Whether you want to move or just to improve, doing some ‘homework’ could really pay off, says Vicky Shaw.
Spring is finally in the air and for some home owners, it’s time to start thinking about redecorating or even putting their property on the market, as the new selling season gets under way.
Across the UK, owners have spent a total of £41 billion doing up their homes over the past five years, according to estimates from NAEA (National Association of Estate Agents) Propertymark.
Nearly three-quarters (73%) made improvements to their properties during this period, with redecorating, landscaping the garden, adding new flooring and refreshing the bathroom among the most popular home improvements, forking out an average £1,875 in the process.
Mark Hayward, chief executive of NAEA Propertymark, says: “There are many reasons why home owners are improving their property – whether it’s because they have realised the value and sale potential it can add, or they cannot afford to move and are looking to make the most of what they’ve already got. Your house will almost certainly be more attractive to buyers with some general sprucing up and cleaning, and improvements that create a sense of space, privacy and give a great first impression will increase saleability.”
A quarter (25%) of home owners thought improving their property would be a good investment and add value, the research found. But home improvements can be costly – and the potential to add value often depends on what’s happening in your local property market – so you’ll need to weigh up whether they are worthwhile.
Here are NAEA Propertymark’s top 10 home improvement tips:
1. Redecorate and make simple upgrades
Those who redecorated spent £889 typically, the survey found. Fresh paint can give a home a new lease of life. If you’re planning to sell, make sure any redecoration will still allow future buyers to adapt the property to their needs.
2. Makeover the kitchen
Kitchens are often the focus for buyers. Painting units or replacing cupboard handles or doors are a cheaper way of refreshing kitchens. The average cost of a kitchen overhaul is £5,016, the research found. But buyers may be willing to pay more for a home to save themselves the hassle of buying a new kitchen.
3. Add or update a bathroom
Re-grouting, eliminating limescale and replacing taps and shower screens can keep the bathroom fresh and clean. The average sum spent on bathroom upgrades was £2,719.
4. Garden appeal
The garden should feel like an extra space for entertaining or relaxing, so trim borders, clear pathways and cut back overgrown trees and bushes. Those who had improved their garden spent £794 on average.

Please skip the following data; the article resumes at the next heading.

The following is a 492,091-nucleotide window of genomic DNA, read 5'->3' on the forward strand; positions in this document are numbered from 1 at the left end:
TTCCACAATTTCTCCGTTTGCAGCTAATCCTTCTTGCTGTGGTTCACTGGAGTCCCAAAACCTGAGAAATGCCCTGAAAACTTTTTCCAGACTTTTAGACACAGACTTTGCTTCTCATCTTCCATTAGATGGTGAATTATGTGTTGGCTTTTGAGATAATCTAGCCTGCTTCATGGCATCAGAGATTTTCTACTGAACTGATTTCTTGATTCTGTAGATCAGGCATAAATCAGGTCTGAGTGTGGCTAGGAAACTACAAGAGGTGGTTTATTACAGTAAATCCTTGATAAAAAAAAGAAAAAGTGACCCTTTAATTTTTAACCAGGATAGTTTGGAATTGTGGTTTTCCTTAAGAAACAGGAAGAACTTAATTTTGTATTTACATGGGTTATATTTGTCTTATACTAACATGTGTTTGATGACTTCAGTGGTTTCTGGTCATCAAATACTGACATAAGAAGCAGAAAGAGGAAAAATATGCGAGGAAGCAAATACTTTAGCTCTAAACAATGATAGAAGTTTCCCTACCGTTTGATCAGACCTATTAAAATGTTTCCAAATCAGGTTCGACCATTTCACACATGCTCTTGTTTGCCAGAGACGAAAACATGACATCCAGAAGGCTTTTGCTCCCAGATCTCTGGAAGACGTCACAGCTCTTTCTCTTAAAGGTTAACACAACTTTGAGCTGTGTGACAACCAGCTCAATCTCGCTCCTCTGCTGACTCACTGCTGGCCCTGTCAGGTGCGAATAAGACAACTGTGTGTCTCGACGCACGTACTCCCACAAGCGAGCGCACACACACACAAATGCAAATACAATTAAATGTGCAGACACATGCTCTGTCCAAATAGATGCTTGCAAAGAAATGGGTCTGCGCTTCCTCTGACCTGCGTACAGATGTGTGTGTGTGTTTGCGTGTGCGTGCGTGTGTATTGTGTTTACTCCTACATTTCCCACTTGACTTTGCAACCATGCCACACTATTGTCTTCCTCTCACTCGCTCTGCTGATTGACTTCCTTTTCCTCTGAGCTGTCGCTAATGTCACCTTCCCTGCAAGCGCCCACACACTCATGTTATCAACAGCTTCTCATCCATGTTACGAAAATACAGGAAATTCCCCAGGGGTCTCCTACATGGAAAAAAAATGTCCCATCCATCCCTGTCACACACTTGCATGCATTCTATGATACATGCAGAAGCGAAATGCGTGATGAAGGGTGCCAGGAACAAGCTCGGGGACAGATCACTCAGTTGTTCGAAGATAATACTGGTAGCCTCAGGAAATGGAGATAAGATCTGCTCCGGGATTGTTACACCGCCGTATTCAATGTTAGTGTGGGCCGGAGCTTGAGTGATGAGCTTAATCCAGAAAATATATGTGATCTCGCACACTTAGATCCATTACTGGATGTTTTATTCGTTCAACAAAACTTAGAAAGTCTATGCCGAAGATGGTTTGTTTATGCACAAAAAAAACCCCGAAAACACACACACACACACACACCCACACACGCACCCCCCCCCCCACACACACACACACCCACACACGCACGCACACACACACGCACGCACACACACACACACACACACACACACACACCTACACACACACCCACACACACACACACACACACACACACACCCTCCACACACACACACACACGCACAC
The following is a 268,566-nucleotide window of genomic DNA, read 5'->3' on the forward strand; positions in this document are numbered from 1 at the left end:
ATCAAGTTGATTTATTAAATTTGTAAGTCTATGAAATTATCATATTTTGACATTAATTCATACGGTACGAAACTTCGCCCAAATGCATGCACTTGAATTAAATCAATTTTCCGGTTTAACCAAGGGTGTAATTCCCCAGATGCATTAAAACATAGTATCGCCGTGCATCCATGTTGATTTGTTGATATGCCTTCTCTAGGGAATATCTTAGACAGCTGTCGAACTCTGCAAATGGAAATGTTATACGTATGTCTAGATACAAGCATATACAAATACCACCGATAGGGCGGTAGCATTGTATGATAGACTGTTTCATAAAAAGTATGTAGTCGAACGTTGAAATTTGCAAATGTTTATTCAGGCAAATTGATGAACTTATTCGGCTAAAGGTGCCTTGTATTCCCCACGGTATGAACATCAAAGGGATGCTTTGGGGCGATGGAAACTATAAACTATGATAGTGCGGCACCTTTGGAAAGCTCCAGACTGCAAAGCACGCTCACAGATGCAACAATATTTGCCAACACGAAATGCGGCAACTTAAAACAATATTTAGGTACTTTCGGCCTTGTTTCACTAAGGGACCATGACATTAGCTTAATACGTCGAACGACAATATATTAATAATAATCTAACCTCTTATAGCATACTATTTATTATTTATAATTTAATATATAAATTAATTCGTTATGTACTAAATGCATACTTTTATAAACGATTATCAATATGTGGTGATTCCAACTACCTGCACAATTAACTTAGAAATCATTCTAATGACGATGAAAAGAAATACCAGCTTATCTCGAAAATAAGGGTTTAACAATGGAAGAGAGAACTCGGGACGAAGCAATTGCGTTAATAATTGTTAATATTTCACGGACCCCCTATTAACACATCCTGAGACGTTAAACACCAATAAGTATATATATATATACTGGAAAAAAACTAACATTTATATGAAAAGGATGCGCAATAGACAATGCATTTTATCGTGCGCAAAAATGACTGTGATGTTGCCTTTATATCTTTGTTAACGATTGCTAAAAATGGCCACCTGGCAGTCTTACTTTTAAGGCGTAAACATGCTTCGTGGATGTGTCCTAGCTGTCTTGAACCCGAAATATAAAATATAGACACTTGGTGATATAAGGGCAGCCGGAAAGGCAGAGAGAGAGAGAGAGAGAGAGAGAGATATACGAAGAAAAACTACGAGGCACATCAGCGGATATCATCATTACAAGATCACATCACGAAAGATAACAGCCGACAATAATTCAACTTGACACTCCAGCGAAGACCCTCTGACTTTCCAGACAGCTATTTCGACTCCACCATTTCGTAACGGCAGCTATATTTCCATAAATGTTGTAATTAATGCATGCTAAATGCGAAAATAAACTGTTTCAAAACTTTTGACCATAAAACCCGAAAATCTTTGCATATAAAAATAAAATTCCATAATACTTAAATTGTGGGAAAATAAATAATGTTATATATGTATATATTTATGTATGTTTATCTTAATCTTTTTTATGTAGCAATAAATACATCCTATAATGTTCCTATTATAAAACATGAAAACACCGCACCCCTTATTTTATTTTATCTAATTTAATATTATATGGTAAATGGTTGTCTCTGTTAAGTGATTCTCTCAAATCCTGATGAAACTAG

5. Are the windows up to scratch?
Noisy roads can impact the value of a property. Double glazing will help keep the home warm and the noise out. The average amount spent on new windows was £2,719.
6. Does the layout of your home work?
An open living space can be attractive, particularly for the kitchen and dining room. Combining the two into one large room creates a sociable space. Remember the practicalities with this though, as many people still like the idea of separate rooms that can be used for special occasions or to give family members their own space.
7. Replace or spruce up tired-looking doors
First impressions count. The front door of your home can say a lot about the rest of the house to viewers seeing it for the first time. If you can’t afford to replace the door, make sure it looks its best by giving it a power wash or a fresh lick of paint. New doors set people back £906 on average, the research found.
8. Would a loft conversion solve space issues?
A loft conversion is a more expensive improvement – yet it can be a great option for adding space for growing families – and saving money if you’d otherwise need to move house.
9. Be energy efficient
Energy efficient appliances can attract buyers keen to save money on bills. Energy efficient products are increasingly becoming a key feature for new homes.
10. Consider creating a driveway
In some areas, the ability to park close to your front door comes at a huge premium – so if you have the room to add off-street parking, this could add appeal and value. Those who spruced up their driveway spent £1,873 on average.